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Gail E. Kaiser is a Professor of Computer Science and the Director of the Programming Systems Laboratory in the Computer Science Department at Columbia University. She is also affiliated with the Software Systems Lab. Prof. Kaiser conducts research in software engineering and security from a systems perspective, currently focusing on program analysis and software testing. In the 1980s and 1990s, Kaiser investigated semantics-focused extensions to language-based editors and process-oriented team software development environments, forerunners to today's IDEs and Continuous Integration, then in the late 1990s and early 2000s she focused on "autonomic computing" for the then-emerging cloud computing, particularly techniques for retrofitting legacy systems. Then from the late 2000s until a couple years ago, most of her work focused on Java and JVM bytecode, and she recently resumed targeting C/C++ and Linux binaries. Starting with her sabbatical at Columbia's Center for Computational Learning Systems in 2005-2006, Kaiser and her former PhD student Chris Murphy were among the first to adapt software engineering testing techniques, particularly metamorphic testing, to finding bugs in machine learning software. She is interested in ML4SE as well as SE4ML. Kaiser has published ~200 papers in major forums, advised or co-advised 20 PhD dissertations, and sponsored over 300 undergraduate and MS research students. Her lab has been funded by NSF, NIH, DARPA, ONR, NYS Office of Science, Technology and Academic Research, and numerous companies. Prof. Kaiser was a founding Associate Editor of ACM Transactions on Software Engineering and Methodology; chaired the Program Committee for the 3rd ACM SIGSOFT Symposium on Foundations of Software Engineering; and wrote a bi-monthly column for IEEE Internet Computing promoting the novel technologies of the nascent World Wide Web. She has served her department as Director of Graduate Students (PhD Program Chair) since 1997. Prof. Kaiser received her PhD from CMU and her ScB from MIT. Her full CV is at

Prof. Kaiser is not currently seeking any new doctoral students or postdocs. MS and undergraduate students who do particularly impressive work in one of her courses can request academic-credit project student positions thereafter. Prospective or visiting doctoral students or postdocs with their own external funding may also be considered.

Prof. Kaiser will teach COMS E6156 Topics in Software Engineering in Spring 2021. 6156 is a graduate seminar (qualified undergraduates are welcome) oriented towards students who aspire to be researchers or technology leaders. 6156 is not "more" 4156, and not "more advanced" 4156. 4156 is about doing software engineering, and 6156 is about improving software engineering including software security.   The primary theme this year will be on applications of AI (mostly ML and NLP) to software engineering and security problems. Note this is different from applying software engineering or security to AI applications (there are 6998 courses offered by other faculty on these). Students choose their own forward-looking topics within the primary theme, broadly construed, for their midterm papers and final projects. A few students may choose topics outside this theme with instructor approval. Students will also lead class discussions on recent research papers or open-source technologies. 6156 is a track elective for the CS MS Software Systems track and may be accepted as a track elective for the CS MS Security track for those students who choose paper and project topics emphasizing security (contact your track advisor). 6156 is a technical elective for CS doctoral students and for all CS/CE MS and undergraduate tracks. Prerequisite: It is not necessary to take 4156 or 4181 prior to 6156, but students should have at least the background expected from completing 4156 and/or 4181.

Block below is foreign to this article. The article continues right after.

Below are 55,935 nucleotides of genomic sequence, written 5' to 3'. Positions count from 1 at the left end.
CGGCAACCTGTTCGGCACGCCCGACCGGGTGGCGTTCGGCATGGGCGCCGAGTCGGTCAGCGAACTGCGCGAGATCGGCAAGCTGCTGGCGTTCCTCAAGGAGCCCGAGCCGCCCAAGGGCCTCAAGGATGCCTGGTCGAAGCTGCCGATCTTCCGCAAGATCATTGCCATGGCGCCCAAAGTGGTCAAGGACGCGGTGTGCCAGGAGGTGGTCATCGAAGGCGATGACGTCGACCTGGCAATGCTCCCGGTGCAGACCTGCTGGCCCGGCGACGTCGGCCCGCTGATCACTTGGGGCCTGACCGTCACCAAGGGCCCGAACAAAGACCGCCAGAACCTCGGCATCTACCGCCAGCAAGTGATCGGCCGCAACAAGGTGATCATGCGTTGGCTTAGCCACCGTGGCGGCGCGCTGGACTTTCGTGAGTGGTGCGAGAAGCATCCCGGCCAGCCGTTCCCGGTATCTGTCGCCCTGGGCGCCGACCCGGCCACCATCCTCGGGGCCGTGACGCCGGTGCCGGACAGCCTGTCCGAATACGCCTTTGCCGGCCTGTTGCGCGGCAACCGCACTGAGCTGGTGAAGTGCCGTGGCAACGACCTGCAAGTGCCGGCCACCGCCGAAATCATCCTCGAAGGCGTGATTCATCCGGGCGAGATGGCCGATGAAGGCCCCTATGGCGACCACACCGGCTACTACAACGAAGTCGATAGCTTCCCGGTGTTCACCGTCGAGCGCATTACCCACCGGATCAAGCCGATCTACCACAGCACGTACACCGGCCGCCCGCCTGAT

Prof. Kaiser is teaching COMS W4156 Advanced Software Engineering in Fall 2020. This course covers the workflow processes, techniques and "best practices" software engineers need to know to develop consumer and business software, and emphasizes software testing and other approaches to detecting and eliminating security vulnerabilities and other bugs.  4156 is a Systems distribution course for all CS doctoral students and a Systems breadth course for all CS MS students. 4156 is required for the CS MS Computer Security and Software Systems tracks, and a technical elective for all other CS/CE MS tracks and for CS/CE undergraduate tracks. Prerequisite: COMS W3157 Advanced Programming or equivalent.  Students are expected to have two or more years programming experience, and be comfortable programming in Java plus at least one of C/C++, Javascript or Python.


Nico Family Tree
Easy vs Hard
Women In STEM


Current PSL Doctoral Students:


Former PSL Doctoral Students, MS GRAs, MS thesis students, Staff and Visiting Researchers (suggestions for missing or updating links are appreciated):



Prof. Kaiser's Greatest Achievement 


Prof. Gail E. Kaiser
Columbia University
Department of Computer Science
[office: 607 CEPSR]
[US mail: 1214 Amsterdam Avenue
Mail Code 0401]

[express/package delivery:
500 W. 120th St., Room 450]
New York, NY 10027
United States

voicemail: 212-939-7081
lab: 212-939-7100
department main number: 212-939-7000


Last updated November 23, 2020 .
Gail E. Kaiser.